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Even With COVID-19, Heart Disease Is The World's Most Deadly Killer

DAVID GREENE, HOST:

A new report from the World Health Organization finds that heart disease still remains the leading cause of death globally. The report analyzes data since the turn of the millennium and finds that noncommunicable diseases like Alzheimer's are killing more people while deaths from infectious diseases like HIV and tuberculosis have reduced. Here's NPR's Jason Beaubien.

JASON BEAUBIEN, BYLINE: Over the last two decades, the human life span got extended by six years. Globally, the average person now lives to 73. Everyone still dies, but the causes of death are shifting. And how we die depends heavily on where we were born and where we live.

SAMIRA ASMA: There has been a significant rise in road traffic injuries in African region since 2000.

BEAUBIEN: Samira Asma, who heads up the WHO's data division, says the number of deaths from car crashes in Africa jumped 50% over the last 20 years. In the Americas, including the U.S., people are dying more frequently from suicide and drug overdoses.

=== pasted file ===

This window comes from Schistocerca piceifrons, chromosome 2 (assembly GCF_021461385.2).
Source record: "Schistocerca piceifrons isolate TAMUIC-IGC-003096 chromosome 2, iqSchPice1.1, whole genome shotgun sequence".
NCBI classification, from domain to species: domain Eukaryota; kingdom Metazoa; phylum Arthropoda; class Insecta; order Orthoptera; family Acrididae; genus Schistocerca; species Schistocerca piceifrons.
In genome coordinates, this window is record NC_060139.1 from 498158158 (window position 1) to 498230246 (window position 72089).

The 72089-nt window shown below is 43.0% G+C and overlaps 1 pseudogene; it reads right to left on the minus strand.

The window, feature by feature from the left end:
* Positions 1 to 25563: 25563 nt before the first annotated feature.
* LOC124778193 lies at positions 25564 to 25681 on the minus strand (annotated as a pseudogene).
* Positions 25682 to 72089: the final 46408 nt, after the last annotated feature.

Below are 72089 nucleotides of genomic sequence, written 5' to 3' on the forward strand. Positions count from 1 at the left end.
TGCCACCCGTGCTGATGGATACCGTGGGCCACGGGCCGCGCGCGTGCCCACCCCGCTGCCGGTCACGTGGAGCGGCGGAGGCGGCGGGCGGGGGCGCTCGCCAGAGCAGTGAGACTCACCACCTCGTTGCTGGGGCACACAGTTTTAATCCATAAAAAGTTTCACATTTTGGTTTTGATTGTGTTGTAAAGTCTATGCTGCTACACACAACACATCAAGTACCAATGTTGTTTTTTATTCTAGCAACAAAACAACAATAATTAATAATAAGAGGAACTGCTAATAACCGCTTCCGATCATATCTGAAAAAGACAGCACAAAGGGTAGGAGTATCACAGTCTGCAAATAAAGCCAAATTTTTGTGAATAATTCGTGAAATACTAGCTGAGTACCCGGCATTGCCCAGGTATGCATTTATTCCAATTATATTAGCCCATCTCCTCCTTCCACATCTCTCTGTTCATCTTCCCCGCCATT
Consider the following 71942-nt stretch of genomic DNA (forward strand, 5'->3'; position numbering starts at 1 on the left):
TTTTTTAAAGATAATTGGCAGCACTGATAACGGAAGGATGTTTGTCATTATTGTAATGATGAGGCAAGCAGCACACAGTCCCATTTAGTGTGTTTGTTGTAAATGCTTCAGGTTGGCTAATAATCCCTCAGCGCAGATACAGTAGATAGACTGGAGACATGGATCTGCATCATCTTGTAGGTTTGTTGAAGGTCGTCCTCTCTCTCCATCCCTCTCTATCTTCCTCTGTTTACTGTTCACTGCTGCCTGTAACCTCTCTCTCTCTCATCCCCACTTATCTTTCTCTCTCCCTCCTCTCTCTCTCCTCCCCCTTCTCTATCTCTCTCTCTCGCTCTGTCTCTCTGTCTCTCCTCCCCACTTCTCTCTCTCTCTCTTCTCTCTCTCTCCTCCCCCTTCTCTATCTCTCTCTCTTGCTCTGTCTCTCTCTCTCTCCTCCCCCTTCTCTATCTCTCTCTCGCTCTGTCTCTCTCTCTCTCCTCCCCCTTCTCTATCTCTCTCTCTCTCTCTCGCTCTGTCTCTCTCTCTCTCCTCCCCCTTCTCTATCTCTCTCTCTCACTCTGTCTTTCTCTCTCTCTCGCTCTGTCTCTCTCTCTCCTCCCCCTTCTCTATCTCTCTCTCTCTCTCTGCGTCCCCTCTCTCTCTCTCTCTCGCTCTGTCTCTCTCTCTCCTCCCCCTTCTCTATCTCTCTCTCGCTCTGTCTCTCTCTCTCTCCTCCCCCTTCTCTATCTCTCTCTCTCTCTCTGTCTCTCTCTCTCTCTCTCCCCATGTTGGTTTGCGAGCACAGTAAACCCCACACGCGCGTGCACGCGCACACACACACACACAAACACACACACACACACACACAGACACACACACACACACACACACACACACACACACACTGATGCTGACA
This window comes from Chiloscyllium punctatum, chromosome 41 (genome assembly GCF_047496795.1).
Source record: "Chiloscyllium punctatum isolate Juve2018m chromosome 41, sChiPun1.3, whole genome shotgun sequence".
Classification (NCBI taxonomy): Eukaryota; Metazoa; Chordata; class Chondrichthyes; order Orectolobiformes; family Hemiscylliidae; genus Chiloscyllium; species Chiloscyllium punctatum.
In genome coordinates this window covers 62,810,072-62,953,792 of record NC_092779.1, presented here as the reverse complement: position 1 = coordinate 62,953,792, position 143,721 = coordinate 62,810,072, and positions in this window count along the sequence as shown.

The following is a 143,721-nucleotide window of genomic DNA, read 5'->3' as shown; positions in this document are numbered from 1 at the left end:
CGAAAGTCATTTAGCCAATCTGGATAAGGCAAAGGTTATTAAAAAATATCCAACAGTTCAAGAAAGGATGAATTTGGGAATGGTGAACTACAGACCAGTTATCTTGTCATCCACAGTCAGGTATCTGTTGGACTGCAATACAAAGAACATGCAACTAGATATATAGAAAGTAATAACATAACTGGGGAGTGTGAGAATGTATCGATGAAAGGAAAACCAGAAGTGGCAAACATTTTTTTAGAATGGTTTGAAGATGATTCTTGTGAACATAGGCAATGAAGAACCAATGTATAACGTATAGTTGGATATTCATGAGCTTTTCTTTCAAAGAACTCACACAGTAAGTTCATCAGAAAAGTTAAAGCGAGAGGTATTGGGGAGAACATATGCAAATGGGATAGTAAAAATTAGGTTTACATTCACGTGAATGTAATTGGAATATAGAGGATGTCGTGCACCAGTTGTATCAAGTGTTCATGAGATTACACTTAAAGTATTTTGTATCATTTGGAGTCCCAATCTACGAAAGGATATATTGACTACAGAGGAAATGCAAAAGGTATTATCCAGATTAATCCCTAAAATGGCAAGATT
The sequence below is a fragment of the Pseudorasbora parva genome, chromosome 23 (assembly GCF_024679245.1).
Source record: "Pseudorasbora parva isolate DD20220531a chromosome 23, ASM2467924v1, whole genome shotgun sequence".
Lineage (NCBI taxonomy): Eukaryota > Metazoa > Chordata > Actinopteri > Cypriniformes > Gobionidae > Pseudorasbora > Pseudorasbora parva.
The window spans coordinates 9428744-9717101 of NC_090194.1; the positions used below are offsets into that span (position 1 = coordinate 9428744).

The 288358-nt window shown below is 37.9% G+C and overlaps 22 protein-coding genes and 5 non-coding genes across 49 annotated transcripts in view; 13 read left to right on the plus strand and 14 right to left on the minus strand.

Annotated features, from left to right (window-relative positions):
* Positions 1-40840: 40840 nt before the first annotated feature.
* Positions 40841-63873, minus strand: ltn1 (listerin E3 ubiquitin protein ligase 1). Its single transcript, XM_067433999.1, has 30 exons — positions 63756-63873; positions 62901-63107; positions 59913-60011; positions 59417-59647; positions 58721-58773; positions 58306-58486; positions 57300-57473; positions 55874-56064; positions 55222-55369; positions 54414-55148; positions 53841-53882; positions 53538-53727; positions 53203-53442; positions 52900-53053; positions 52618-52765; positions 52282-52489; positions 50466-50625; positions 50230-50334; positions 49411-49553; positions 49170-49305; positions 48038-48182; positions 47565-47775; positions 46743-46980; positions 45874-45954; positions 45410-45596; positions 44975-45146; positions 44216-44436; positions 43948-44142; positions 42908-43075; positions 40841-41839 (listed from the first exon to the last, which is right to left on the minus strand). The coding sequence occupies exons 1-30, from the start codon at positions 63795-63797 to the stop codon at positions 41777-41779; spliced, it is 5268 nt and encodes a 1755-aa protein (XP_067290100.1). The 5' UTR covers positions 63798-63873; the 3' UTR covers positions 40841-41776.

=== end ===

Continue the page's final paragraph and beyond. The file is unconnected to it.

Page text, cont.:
ASMA: There was a nearly threefold increase in deaths from drug-use disorders in Americas between 2000 and 2019.

BEAUBIEN: In Southeast Asia and Africa, hundreds of thousands of children continue to die each year from respiratory infections, diarrhea and complications at birth. In the WHO's European and American regions, Alzheimer's and other forms of dementia have surged and are now the third leading cause of death in both places. Globally, heart disease and stroke were the two leading killers 20 years ago, and they remain the top two today. But tuberculosis and HIV, which were ranked at No. 7 and 8 worldwide two decades ago, have dropped out of the top 10 causes of death. Last year, the number of people dying from AIDS was half of what it was in the year 2000.

This report from the WHO only includes data through the end of 2019, before COVID-19 was even identified. So far this year, COVID has killed more than 1.5 million people. Forecasters predict that by the end of this year, the pandemic's death toll could rise to 1.9 million. If that happens, COVID-19 would rank as the sixth most deadly disease in the world.

Jason Beaubien, NPR News.

(SOUNDBITE OF NICK BEMAN'S "TIME CAPSULE") Transcript provided by NPR, Copyright NPR.